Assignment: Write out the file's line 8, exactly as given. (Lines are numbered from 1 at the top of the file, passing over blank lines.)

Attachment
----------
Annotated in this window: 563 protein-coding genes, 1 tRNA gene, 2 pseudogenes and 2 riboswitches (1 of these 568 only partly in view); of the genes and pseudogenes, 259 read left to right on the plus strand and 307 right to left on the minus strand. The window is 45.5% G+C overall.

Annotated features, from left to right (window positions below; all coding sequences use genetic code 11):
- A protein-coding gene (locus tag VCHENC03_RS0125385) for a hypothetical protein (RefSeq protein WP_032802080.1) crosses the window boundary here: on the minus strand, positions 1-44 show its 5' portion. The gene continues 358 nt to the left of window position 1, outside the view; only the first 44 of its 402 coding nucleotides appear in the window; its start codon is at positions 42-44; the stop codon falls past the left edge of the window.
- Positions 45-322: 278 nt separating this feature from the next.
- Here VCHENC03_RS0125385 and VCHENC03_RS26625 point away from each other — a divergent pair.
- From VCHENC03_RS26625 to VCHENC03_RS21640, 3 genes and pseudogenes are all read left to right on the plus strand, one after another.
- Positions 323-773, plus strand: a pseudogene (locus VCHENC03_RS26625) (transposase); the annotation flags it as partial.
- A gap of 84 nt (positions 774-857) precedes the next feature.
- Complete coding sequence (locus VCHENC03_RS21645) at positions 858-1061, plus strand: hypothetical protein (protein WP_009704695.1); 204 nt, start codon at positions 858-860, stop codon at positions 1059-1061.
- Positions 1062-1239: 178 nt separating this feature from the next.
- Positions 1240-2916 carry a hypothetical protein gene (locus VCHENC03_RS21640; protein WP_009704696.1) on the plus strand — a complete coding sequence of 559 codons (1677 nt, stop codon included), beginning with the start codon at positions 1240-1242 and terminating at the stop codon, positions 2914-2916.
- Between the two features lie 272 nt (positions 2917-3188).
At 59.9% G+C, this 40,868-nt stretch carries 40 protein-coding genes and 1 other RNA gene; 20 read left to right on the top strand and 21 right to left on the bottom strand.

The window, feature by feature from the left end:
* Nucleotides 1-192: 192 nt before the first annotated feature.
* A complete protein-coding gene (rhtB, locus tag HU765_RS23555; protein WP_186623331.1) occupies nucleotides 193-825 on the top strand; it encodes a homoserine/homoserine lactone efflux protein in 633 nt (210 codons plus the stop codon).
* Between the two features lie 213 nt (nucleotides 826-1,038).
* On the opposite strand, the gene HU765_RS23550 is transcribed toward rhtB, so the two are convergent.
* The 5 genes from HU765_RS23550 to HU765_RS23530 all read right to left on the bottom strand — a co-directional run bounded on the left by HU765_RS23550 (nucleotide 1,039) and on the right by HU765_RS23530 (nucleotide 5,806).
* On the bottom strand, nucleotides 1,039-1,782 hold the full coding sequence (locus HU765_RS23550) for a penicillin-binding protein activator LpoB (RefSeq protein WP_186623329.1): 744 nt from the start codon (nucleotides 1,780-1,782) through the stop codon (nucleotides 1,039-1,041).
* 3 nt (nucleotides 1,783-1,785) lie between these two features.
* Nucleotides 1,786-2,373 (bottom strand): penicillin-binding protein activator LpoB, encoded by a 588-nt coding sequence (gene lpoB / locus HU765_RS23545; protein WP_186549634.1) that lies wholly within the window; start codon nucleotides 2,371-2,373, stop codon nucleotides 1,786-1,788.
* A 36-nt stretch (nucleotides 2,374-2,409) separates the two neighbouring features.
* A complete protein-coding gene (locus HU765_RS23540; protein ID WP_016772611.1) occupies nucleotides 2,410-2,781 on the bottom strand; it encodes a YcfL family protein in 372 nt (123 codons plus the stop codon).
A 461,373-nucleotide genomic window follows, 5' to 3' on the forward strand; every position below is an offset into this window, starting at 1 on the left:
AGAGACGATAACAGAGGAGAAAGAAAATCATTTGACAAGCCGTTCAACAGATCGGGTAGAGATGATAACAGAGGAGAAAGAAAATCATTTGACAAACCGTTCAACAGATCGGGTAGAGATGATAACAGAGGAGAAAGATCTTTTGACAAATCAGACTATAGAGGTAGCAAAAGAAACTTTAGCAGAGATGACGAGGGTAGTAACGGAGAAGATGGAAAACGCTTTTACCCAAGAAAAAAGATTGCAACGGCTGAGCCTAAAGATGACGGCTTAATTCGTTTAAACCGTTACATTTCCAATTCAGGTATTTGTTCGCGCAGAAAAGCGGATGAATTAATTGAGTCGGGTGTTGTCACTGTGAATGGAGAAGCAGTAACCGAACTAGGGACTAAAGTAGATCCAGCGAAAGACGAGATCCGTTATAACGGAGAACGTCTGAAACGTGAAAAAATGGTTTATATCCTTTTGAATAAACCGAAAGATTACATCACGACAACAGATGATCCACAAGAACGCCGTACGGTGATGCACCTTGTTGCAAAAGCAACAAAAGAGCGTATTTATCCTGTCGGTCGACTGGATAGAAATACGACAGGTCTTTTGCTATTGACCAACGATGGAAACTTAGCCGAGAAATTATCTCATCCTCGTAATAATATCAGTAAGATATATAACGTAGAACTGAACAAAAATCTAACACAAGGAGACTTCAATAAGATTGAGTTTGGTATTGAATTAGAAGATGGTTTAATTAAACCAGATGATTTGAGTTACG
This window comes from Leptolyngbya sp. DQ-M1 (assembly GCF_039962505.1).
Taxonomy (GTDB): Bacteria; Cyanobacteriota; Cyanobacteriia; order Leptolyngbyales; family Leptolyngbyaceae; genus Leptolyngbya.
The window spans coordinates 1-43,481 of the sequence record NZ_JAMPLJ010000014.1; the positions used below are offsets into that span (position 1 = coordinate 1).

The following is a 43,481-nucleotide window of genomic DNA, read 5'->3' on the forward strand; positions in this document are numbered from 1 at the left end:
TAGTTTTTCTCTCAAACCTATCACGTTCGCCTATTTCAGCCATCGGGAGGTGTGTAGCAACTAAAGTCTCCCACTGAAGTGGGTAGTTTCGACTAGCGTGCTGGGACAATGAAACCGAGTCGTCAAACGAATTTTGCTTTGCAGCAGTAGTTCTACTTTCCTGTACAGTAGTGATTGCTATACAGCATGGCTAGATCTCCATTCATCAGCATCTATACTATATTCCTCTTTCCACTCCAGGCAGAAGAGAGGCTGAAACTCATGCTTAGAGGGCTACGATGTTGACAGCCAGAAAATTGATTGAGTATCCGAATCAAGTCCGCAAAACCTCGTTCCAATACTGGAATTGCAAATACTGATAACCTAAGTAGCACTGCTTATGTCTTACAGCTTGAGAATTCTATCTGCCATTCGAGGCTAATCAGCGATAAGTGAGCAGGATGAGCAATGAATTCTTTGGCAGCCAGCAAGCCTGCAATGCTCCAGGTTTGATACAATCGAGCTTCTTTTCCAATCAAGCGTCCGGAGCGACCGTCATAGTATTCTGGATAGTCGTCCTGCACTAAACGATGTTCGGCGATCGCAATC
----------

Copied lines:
- A gap of 84 nt (positions 774-857) precedes the next feature.